We believe the extreme market volatility of 2020 demonstrates all too well the value of knowing the real-time exposures of your portfolio—down to the security level. While many non-profit fiduciaries may have a high-level view of their portfolio makeup—such as a 60% allocation to equities—how many organizations can say what percentage of that comprises growth stocks versus value stocks? Or what portion is allocated to U.S. equities versus non-U.S. equities? Or what about credit exposure—how much is in Treasuries versus corporate credit?
These are important questions to know heading into 2021, especially given the recent rotation away from growth stocks and into value stocks—a trend which we expect to continue next year. Not only does a dynamically managed portfolio allow for the opportunity to exploit volatility in the short-term, but it also provides detailed, real-time knowledge of your exposures to ensure your risk appetite isn’t being exceeded.
This is especially relevant when it comes to the increasing concentration seen in major equity benchmarks, such as the S&P 500. Today, five companies comprise 26% of the index’s market capitalization—a startingly high concentration that could become especially problematic for investors that are over exposed to growth stocks in the event of a tech-fueled selloff. The ability to work with an investment solutions provider that offers a holistic, transparent view into the 24/7 happenings in your portfolio—and can make adjustments on the fly during periods of volatility—may very well be key to managing risks like this.
5. ESG: Has your investment committee discussed beliefs regarding ESG? Is committee education needed?
The final issue we believe should be top-of-mind for fiduciaries heading into 2021 is ESG (environmental, social and governance) investing. Throughout 2020, we’ve observed a greater embrace of ESG investing among non-profits in particular, and we think this trend will continue to grow.
With this in mind, we believe it’s a good idea to provide further education on ESG investing to investment committee members and other key stakeholders. Specifically, education on the differences between ESG and SRI, as well as education on how to start down the path toward integrating ESG into your investment program. While ESG issues may not appear to be financial risk factors at first glance, they can impact security prices regardless. ESG investing understands this. For instance, a company with a poor governance structure is at a higher risk of subpar financial performance—and such performance would detrimentally impact the value of the company’s security prices. There are a range of ways to integrate ESG into an investment program and ensure it is properly documented in the IPS. The first step is education and a discussion of goals and objectives.
With ESG-themed investing, there may be no need to sacrifice financial performance. As we’ve written about extensively, we believe organizations can have their cake and eat it, too. This is a key difference worth illustrating to those on your investment committee. ESG investing can range from investing in a low-carbon equity fund or a green bond fund (i.e., the environmental element), or swaying a company to improve its diversity and inclusion efforts through proxy voting and engagement (the social and governance elements). Proxy voting in particular can lead to significant changes in how a corporation operates. In recent years, it’s become a very powerful medium for shareholders to influence corporate actions.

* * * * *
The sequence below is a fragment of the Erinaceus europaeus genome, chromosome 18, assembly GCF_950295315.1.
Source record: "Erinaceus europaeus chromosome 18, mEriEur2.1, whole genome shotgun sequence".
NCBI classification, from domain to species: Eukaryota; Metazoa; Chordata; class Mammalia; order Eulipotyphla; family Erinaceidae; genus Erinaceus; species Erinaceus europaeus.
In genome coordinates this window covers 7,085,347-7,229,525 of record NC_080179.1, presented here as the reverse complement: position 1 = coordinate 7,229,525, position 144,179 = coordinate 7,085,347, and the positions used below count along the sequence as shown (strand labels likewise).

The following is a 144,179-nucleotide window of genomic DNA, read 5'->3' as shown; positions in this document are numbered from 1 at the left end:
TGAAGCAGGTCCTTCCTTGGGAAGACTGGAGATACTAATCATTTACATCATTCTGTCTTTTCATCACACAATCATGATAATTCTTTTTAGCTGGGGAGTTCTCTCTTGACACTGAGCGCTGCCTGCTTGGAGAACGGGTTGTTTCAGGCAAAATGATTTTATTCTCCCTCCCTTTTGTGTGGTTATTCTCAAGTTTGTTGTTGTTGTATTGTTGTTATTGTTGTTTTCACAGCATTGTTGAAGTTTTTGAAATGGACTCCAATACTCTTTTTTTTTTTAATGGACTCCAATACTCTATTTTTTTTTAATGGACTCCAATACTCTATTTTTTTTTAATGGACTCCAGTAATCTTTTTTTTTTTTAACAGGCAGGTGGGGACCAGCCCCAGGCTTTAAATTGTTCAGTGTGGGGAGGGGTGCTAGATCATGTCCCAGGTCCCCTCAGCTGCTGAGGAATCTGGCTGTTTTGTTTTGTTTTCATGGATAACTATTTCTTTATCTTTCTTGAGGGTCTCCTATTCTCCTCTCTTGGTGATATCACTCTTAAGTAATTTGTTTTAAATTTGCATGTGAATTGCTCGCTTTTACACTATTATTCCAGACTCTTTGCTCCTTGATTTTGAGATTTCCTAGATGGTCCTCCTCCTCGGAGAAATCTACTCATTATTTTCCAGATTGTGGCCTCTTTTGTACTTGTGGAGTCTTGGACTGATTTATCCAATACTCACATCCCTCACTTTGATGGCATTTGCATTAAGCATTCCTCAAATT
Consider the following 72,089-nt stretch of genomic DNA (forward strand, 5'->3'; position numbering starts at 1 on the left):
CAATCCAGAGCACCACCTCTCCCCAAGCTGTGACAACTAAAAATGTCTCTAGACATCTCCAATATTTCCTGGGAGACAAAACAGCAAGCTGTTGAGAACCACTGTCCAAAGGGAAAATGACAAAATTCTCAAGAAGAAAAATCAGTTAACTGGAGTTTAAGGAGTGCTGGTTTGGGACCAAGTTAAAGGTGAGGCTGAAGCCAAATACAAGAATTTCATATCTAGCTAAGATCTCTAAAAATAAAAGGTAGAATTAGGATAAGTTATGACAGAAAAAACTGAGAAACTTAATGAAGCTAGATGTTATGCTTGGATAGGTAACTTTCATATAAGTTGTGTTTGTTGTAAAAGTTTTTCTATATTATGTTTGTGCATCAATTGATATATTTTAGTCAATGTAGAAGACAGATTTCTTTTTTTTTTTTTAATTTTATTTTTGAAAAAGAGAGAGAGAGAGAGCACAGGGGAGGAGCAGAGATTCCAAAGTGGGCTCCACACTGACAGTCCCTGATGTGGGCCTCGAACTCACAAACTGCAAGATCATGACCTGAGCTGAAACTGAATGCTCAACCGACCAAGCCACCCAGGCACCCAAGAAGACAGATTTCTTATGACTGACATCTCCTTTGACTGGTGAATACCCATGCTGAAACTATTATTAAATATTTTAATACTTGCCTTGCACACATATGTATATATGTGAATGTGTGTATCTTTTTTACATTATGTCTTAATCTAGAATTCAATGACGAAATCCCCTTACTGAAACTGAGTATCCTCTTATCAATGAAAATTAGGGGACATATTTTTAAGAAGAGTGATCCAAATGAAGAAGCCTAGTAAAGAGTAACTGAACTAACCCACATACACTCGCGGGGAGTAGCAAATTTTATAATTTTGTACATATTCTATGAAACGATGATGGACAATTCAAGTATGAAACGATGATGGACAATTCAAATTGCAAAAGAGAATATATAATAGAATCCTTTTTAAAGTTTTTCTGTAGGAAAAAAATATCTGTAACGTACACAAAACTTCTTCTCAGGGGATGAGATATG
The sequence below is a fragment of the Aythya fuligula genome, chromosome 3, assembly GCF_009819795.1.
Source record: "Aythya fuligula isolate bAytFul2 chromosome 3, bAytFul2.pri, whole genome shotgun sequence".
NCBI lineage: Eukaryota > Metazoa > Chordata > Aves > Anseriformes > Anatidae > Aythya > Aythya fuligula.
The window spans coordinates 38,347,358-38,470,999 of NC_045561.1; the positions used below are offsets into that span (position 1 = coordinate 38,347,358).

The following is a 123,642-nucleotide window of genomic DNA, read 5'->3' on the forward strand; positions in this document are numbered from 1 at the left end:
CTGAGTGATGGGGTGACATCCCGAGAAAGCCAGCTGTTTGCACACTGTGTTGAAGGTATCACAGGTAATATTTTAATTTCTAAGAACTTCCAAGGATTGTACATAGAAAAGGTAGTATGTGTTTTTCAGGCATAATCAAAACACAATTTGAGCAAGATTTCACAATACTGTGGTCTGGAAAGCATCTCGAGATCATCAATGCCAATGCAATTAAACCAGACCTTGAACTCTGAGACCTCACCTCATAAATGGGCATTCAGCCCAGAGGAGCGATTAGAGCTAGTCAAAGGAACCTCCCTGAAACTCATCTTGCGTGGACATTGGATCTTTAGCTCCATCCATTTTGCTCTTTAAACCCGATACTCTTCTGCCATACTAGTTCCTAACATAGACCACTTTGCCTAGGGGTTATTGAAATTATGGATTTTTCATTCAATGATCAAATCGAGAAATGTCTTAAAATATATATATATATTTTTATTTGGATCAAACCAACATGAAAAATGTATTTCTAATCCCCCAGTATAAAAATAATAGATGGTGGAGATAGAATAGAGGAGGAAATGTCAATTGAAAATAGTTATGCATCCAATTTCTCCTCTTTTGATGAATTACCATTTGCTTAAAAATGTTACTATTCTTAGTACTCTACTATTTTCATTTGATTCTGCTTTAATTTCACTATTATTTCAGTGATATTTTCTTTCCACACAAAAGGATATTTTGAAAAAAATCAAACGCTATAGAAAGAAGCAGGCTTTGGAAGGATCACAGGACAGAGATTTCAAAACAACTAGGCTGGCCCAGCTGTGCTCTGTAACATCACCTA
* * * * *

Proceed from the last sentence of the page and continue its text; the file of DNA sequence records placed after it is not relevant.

The bottom line
The difficulties confronting healthcare systems and other non-profits aren’t going away with the turn of the calendar. Revenue shortfalls and spending woes are likely to persist well into 2021, if not longer, as organizations struggle to regain their footing amid the ongoing health crisis. Operational risks and investment risks must be carefully weighed going forward. Amid this backdrop, we believe a thorough exploration of the issues above can best guide organizations through today’s turbulent times. Let us know how we can help.
These views are subject to change at any time based upon market or other conditions and are current as of the date at the top of the page.
Investing involves risk and principal loss is possible.
Past performance does not guarantee future performance.
Forecasting represents predictions of market prices and/or volume patterns utilizing varying analytical data. It is not representative of a projection of the stock market, or of any specific investment.
This material is not an offer, solicitation or recommendation to purchase any security. Nothing contained in this material is intended to constitute legal, tax, securities or investment advice, nor an opinion regarding the appropriateness of any investment, nor a solicitation of any type.
The general information contained in this publication should not be acted upon without obtaining specific legal, tax and investment advice from a licensed professional. The information, analysis and opinions expressed herein are for general information only and are not intended to provide specific advice or recommendations for any individual entity.
Please remember that all investments carry some level of risk. Although steps can be taken to help reduce risk it cannot be completely removed. They do no not typically grow at an even rate of return and may experience negative growth. As with any type of portfolio structuring, attempting to reduce risk and increase return could, at certain times, unintentionally reduce returns.
Investments that are allocated across multiple types of securities may be exposed to a variety of risks based on the asset classes, investment styles, market sectors, and size of companies preferred by the investment managers. Investors should consider how the combined risks impact their total investment portfolio and understand that different risks can lead to varying financial consequences, including loss of principal. Please see a prospectus for further details.
The S&P 500® Index, or the Standard & Poor's 500, is a stock market index based on the market capitalizations of 500 large companies having common stock listed on the NYSE or NASDAQ.
Indexes are unmanaged and cannot be invested in directly.
Russell Investments' ownership is composed of a majority stake held by funds managed by TA Associates with minority stakes held by funds managed by Reverence Capital Partners and Russell Investments' management.
Frank Russell Company is the owner of the Russell trademarks contained in this material and all trademark rights related to the Russell trademarks, which the members of the Russell Investments group of companies are permitted to use under license from Frank Russell Company. The members of the Russell Investments group of companies are not affiliated in any manner with Frank Russell Company or any entity operating under the "FTSE RUSSELL" brand.
Copyright © Russell Investments Group LLC 2020. All rights reserved.
This material is proprietary and may not be reproduced, transferred, or distributed in any form without prior written permission from Russell Investments. It is delivered on an “as is” basis without warranty.